PAD shelves mass rally over constitution

The People's Alliance for Democracy yesterday backed away from its threat to stage a major Bangkok rally against the charter rewrite in a move hailed by the government as a breakthrough in easing political tensions.

While the PAD faithful rallied and partied at Lumpini Park, the leaders of the People's Alliance for Democracy held a meeting and decided to hold off plans for a major street protest - with conditions. (Photos by Phrakrit Juntawong)

However, after a meeting of about 2,000 rowdy PAD supporters at Lumpini Park Hall, the group's leaders said shelving the mass rally was dependent on two conditions. First, the constitution rewrite should not reduce the power of the King or change the structure of the monarchy, and second, it should not open the way for an amnesty for fugitive former prime minister Thaksin Shinawatra and his "cronies".

PAD spokesman Panthep Phuaphongphan said the mass rally may be put on the table again if "the conditions are ripe enough for a big political change among Thai people".

"Under these conditions ... the PAD will hold a major rally immediately," said Mr Panthep.

Samart Kaewmeechai, chairman of the joint committee vetting the draft charter amendments, hailed the PAD decision, saying it would help create "a good political atmosphere".

He also played down the yellow shirts' fears over the changing of the sections related to the monarchy.

"The committee has agreed that the monarchy-related section will remain intact. So, the PAD should not worry about that," he said.

Mr Samart said the matter of an amnesty for Thaksin should rest with the government-appointed reconciliation committee, chaired by Gen Sonthi Boonyaratkalin.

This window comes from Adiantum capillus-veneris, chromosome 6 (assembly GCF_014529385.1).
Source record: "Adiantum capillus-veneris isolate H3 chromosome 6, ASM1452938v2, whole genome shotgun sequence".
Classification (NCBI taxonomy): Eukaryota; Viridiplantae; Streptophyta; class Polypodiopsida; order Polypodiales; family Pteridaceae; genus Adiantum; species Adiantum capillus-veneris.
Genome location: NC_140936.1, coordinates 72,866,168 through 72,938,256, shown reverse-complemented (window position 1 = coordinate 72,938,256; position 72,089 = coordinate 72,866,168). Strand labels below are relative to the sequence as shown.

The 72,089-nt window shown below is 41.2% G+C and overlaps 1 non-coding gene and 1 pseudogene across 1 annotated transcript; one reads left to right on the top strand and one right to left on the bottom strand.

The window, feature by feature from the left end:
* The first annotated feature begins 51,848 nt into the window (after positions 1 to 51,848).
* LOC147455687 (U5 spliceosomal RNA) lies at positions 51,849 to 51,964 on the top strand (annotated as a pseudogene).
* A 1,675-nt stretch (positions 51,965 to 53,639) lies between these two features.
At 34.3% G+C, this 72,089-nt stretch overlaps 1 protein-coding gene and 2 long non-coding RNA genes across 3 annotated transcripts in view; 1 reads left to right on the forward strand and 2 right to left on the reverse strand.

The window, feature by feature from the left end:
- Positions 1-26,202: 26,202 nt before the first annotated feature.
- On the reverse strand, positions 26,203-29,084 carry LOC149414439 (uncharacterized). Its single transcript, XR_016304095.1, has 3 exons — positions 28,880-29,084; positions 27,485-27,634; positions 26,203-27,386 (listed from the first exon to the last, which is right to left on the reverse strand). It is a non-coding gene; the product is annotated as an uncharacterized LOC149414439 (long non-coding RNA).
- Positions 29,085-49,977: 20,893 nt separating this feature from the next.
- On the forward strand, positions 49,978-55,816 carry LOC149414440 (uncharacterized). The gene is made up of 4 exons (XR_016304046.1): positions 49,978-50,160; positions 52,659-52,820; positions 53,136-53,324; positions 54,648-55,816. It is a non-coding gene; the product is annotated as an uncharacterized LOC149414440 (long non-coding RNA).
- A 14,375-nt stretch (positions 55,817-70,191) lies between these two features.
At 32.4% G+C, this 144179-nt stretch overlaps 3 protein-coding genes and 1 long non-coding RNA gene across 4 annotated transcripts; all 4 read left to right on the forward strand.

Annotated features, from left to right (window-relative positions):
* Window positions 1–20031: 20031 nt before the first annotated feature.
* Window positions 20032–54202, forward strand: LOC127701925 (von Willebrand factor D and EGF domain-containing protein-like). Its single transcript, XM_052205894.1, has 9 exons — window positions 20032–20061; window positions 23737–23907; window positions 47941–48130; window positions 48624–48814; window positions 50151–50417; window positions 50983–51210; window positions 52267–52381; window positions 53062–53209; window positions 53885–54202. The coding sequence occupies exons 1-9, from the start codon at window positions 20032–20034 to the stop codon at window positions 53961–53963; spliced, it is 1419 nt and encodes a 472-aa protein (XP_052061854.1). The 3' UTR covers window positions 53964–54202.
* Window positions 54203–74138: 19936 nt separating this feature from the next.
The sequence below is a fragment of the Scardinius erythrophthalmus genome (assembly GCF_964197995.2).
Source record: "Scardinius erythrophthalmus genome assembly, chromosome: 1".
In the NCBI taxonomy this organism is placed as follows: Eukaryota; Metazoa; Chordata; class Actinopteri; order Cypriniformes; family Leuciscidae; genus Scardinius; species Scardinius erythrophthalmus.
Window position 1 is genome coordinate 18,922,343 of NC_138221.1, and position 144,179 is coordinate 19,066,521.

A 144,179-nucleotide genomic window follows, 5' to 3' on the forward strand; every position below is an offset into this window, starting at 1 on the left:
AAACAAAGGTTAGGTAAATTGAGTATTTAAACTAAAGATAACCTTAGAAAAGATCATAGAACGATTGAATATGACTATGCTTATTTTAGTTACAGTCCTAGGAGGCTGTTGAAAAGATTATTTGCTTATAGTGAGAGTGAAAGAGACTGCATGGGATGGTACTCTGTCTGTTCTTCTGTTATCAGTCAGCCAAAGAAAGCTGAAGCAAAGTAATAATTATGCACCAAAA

A constitutional amendment could not grant an amnesty for any individuals, he added.

Hard-core yellow shirt leader Sondhi Limthongkul told the crowd he would continue fighting Thaksin as he had done for eight years. He said he did not believe the government's promise not to touch on the issue of the monarchy in the charter rewrite.

The yellow shirt gathering was the first staged under the Yingluck government and was seen as a bellwether of public support for the anti-Thaksin group. Survey forms were distributed during the event. A quick tally found one-third of those who attended said it was not the time for the PAD to stage a rally without the support of other parties, including the military.

Mr Panthep rejected a suggestion the yellow shirts' support had dwindled, prompting them to put the rally on hold.

He said they would start a nationwide campaign as soon as possible about the charter rewrite and the direction parliament has taken on the issue.

Nanta, a 59-year-old teacher from Chon Buri, welcomed the PAD's resolution, saying the issue was far too critical for the group to handle alone and the public needed to be better educated about the issues.

Surichai Wungaeo, director of Chulalongkorn University's Centre for Peace and Conflict Studies, said the PAD's tempered approach could be a harbinger of a new maturity in public participatory politics.

He said the government should also take the opportunity to demonstrate to the public that it can be trusted.

"Thai politics does not allow trust to take up more space than paranoia and mistrust. So, it's the government's duty to expand participatory politics so that people can join each other."

He said to do so the government should focus on "opportunities for the public, rather than opportunists".

The parliament voted 341-181 on Feb 23 to consider the three charter amendment drafts.

They seek to change Section 291 of the charter, kicking off the first step of the rewrite, with the creation of a constitution drafting assembly to work out charter amendments.

Pipob Thongchai, another yellow shirt leader, said the PAD's cautious approach could lead to real change as the group was serious about building up networks and educating people about political regimes.

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